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Family History Month: October in the North/August in the South

It doesn’t matter when we celebrate, only that we do. Genealogy is all about family: discovering your ethnic branch, your indigenous roots, your European connections and the names of your ancestors. Family is what ties people together. If you don’t like secrets, those surprise ooh and ahh moments, then family history probably isn’t for you, but to me, the best part of family history research is being a nosy-parker sleuth. It’s such fun. Why don’t you start today – check our the branch nearest to you?

Before DNA testing, one’s name was your identity, even if shortened. Each had its own meaning and history. The paternal line was the important one. Paternal surname’s were passed down through generations of sons, while the female line often became lost – except our ancestors were more clever than that. Hence, the trend of naming the first son after the father, the first daughter after the mother, the second son after one grandfather and the second daughter after a grandmother, and so on. It’s a trick worth knowing as the patterns vary from country to country. It can get rather confusing though, especially if it’s carried on for several generations without including a middle name or slight variation.

In olden days, when families lived close by, many had nicknames to indentify them. Thomas became Tom, Tommy or Tommo, or George and Gordie. Sometimes, you’d hear about Jack the elder, or Simon the younger, which made identifying people through conversation easier. But these common habits didn’t transfer to official records. You might find a Lizzie or a Betsey instead of Elizabeth but Jane is Jane except when she is Janey or Janet. Then it would all depend on what the registrar or vicar heard, and whether it was always spelt the same way. It’s like a detective game, following leads, linking people together by who lived with whom, and at what address.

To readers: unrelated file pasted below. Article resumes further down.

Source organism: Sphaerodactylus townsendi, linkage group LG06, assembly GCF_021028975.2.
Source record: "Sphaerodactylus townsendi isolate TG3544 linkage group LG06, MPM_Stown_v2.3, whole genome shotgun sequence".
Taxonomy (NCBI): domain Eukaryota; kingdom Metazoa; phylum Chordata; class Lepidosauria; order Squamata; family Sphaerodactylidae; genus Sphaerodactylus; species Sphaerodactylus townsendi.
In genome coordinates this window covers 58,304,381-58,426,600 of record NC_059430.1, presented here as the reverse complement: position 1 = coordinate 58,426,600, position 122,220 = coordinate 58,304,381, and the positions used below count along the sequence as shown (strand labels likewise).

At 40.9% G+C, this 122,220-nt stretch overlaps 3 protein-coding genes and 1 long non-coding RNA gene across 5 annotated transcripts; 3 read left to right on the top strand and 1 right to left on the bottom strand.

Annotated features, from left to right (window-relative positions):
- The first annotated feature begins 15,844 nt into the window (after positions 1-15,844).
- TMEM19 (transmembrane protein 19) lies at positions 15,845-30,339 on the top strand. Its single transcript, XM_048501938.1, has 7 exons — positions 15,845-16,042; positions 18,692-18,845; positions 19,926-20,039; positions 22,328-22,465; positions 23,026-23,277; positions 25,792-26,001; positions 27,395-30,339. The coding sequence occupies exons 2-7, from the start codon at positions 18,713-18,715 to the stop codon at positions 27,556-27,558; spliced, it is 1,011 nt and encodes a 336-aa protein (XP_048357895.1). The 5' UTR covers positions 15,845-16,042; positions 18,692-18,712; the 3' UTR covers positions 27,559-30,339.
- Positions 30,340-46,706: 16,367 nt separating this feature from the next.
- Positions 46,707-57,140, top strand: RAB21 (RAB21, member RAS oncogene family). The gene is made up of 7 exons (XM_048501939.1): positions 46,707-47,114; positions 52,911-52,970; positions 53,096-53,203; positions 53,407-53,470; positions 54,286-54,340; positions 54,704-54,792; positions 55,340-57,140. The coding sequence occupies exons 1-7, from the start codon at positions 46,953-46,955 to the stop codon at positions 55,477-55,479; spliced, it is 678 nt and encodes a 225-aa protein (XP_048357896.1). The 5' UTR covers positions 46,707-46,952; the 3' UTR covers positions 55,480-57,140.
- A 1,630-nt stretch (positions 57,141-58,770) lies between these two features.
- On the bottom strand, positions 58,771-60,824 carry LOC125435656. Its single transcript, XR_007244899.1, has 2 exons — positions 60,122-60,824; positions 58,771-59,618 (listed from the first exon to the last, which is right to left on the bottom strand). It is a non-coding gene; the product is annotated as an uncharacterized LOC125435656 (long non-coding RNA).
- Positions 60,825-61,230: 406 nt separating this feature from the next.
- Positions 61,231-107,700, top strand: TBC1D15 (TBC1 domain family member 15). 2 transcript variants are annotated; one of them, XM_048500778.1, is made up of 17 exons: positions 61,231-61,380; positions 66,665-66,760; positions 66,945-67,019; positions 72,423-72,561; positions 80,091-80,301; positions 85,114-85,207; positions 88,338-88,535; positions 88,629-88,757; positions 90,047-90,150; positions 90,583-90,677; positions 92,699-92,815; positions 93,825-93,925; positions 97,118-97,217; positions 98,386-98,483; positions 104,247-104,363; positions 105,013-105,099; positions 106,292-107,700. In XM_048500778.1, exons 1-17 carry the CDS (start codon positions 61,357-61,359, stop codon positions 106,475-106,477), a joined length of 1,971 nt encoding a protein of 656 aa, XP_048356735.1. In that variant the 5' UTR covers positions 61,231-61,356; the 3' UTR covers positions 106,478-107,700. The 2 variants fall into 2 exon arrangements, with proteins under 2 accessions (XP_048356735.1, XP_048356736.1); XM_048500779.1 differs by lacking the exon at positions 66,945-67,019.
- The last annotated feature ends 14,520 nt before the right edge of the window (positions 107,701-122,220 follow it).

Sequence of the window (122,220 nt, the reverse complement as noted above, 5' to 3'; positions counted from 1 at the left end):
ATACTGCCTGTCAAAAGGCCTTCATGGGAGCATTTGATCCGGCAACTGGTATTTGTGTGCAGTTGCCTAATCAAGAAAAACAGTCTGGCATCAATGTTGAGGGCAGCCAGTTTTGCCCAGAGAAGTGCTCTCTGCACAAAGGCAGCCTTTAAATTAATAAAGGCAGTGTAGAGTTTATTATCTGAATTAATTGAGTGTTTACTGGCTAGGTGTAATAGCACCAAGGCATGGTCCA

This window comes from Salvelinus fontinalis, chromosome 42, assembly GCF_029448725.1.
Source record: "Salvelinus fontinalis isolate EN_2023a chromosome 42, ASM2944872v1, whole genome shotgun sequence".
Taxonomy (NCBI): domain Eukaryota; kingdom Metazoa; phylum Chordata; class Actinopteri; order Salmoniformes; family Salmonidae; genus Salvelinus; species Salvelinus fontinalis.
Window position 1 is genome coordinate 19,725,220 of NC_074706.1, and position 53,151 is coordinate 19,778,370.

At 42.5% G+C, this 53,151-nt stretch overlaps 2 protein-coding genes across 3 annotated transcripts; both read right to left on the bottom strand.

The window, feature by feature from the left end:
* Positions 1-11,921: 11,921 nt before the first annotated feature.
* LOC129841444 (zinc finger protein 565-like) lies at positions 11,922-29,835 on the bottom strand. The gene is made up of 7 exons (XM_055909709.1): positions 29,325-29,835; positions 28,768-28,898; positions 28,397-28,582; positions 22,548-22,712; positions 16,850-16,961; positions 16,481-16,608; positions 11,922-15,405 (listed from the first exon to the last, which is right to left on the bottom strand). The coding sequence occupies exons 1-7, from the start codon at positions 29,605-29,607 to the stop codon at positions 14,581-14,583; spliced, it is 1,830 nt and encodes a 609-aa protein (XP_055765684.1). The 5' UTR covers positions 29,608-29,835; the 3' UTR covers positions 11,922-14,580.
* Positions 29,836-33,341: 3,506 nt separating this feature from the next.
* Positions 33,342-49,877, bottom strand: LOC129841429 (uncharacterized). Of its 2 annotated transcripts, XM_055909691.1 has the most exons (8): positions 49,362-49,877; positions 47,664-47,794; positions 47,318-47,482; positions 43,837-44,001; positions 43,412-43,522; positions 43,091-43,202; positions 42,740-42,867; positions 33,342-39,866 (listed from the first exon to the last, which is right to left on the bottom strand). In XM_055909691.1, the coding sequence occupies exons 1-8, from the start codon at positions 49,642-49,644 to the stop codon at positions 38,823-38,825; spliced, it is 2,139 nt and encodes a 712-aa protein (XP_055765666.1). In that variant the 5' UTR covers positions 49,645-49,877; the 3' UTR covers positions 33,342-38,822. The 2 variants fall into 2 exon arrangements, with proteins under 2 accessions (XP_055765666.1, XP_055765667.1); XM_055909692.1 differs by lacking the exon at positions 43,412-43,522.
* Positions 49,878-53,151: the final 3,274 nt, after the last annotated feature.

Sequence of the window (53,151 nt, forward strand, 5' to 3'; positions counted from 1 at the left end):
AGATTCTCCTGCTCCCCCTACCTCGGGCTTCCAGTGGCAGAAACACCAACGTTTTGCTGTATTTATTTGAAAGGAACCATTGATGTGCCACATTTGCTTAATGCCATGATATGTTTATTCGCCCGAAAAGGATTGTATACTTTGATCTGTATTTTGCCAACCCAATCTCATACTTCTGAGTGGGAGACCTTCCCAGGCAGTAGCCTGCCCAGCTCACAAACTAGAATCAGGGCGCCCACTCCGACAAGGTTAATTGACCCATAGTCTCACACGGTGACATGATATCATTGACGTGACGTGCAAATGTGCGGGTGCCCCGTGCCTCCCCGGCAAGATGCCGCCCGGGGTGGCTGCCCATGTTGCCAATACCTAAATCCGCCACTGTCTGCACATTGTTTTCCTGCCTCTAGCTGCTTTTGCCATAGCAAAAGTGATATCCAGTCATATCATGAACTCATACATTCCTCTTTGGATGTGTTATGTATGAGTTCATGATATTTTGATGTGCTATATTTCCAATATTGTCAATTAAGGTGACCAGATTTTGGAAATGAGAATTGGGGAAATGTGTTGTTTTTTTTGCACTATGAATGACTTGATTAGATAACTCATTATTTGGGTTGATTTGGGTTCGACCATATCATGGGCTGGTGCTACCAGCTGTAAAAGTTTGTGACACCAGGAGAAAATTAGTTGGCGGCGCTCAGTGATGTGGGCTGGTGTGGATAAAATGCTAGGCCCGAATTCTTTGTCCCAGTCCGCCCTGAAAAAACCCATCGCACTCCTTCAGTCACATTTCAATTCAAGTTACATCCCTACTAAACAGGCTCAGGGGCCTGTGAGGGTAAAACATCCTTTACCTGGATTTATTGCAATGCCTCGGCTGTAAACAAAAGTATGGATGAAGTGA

I’ve not had my DNA done (yet), but I know many who have, and they tell me it opened their eyes to a new world, and they met many interesting people who they were connected to because of it. It’s worth thinking about – except there may be surprises. A Grandfather several times removed might have fathered a child unknown to the official great-grandmother of the time. His secret would have died with him and the birth mother in the days of oral history, but these days it’s all about revealing those secrets to discover who we really are.

But to me it’s not only about the names of my ancestors, or exactly which part of which country with which ethnicity that’s important, it’s the story of their lives. How they lived, what they ate, who they loved and how they survived that fascinates me the most. I write about it all the time. Did I tell you I was starting a new book about Sarah, from The Ancestors series? Sign up to my newsletter to learn more.

Are there any skeletons in your cupboard? I’m sure there must be somewhere. Do you want to tell me about them? They could appear in a book.

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